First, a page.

So, who should choose the $1100 option of laced wheels over the standard cast wheels? If you live on Australia’s East Coast you might want to consider the tougher, more repairable option, but only because of the damage all the rain and bushfires have done in recent times.
Adding crash protection, laced rims, aluminium panniers … all is possible with the Multistrada, but I wonder if you’d be better off starting with the new DesertX … maybe if you’re planning the around-the-world trip?
One of my favourite road bikes is the BMW S 1000 XR — a ripper four-cylinder engine with heaps of power, long-travel suspension to take the hits from Australia’s crappy roads, a comfortable riding position and optional luggage. Interestingly BMW introduced it to compete with the 1200 Multistrada, which did all those things too!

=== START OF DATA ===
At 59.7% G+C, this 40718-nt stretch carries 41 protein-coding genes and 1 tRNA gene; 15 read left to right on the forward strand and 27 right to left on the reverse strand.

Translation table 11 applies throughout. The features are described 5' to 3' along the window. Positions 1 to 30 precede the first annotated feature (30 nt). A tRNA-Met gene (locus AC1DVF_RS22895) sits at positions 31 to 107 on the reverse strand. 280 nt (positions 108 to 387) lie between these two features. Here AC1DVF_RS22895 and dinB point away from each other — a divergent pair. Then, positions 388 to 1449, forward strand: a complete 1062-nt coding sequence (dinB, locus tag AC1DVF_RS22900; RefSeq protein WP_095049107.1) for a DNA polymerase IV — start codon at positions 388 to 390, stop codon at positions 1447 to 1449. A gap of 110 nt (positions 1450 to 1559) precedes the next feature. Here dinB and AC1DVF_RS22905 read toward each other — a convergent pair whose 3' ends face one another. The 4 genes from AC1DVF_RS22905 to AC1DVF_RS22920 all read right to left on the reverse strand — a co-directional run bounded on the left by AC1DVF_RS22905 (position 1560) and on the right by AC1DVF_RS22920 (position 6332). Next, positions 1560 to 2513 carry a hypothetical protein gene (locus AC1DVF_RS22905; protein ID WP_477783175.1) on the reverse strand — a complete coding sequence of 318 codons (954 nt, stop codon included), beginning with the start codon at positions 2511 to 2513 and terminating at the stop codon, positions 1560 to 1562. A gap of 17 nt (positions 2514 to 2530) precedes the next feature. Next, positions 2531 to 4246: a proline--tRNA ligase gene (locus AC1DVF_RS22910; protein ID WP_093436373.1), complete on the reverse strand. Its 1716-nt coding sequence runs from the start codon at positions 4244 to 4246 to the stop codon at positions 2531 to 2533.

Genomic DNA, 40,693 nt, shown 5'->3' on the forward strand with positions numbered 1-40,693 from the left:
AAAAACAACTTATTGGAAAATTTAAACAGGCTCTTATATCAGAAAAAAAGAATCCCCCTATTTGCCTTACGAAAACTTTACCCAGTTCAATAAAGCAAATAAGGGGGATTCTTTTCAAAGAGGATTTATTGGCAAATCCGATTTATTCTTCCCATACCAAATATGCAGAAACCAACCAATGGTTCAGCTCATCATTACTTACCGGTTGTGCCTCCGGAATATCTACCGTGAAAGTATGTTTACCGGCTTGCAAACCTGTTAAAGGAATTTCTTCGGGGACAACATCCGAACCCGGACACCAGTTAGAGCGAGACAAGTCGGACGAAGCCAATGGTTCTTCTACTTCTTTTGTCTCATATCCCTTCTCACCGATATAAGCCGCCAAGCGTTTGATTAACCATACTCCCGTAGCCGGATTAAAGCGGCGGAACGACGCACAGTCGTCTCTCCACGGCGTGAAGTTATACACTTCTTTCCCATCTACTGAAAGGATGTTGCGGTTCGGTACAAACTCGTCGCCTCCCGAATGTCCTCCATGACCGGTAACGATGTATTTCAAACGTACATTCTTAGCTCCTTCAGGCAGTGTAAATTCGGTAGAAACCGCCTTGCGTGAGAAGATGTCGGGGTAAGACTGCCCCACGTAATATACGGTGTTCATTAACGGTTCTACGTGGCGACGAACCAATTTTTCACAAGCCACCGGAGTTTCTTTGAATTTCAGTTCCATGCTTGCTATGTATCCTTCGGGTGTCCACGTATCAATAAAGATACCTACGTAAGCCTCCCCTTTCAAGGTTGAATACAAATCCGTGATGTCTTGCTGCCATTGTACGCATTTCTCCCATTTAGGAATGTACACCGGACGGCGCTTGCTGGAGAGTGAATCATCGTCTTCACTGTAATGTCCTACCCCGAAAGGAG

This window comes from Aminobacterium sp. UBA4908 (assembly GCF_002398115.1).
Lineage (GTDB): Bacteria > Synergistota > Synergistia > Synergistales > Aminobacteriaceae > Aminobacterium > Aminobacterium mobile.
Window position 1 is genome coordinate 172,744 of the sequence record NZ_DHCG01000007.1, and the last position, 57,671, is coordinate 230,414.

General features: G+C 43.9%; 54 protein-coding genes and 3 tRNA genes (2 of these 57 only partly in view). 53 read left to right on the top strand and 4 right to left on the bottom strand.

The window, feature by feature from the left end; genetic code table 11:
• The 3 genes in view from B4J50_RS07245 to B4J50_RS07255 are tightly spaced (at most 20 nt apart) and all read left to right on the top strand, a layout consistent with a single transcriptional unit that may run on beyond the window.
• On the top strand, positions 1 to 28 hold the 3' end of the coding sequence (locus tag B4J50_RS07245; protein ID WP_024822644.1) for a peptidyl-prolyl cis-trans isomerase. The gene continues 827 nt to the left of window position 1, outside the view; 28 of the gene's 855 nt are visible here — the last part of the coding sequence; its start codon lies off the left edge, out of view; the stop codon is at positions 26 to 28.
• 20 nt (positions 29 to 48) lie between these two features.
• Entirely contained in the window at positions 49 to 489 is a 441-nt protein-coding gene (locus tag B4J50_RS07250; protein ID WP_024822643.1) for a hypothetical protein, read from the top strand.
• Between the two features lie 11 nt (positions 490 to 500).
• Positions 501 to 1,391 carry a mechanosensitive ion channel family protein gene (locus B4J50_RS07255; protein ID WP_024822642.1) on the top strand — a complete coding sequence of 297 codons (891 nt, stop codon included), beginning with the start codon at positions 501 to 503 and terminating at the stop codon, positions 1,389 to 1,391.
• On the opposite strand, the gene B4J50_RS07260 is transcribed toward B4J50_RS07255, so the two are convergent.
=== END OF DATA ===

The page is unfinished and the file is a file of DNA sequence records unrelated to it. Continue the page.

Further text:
Both of those bikes have 17-inch wheels capable of taking sporting rubber if you don’t want to ride on gravel surfaces much. Neither are particularly good adventure bikes, but they will both cope better with gravel roads than their roadbike stablemates.
Now Ducati takes the formula for the Multistrada, ups the power with the new V4 engine, yet equips the bike with a 19-inch front wheel, seemingly for better adventure riding.
The funny thing is, for the most part, it’s worked. Sure, if you take a Multistrada V4 to the racetrack, maybe you’d prefer a 17-inch front wheel, especially because it’ll give you more sticky tyre options. However no road bike designed to be versatile across a wide range of conditions is going to be particularly great on a racetrack, so what you lose there you get back in spades on the street and on the gravel.
The 19-incher works great on Australia’s crappy roads, whatever their surface.
HOW MANY POTS?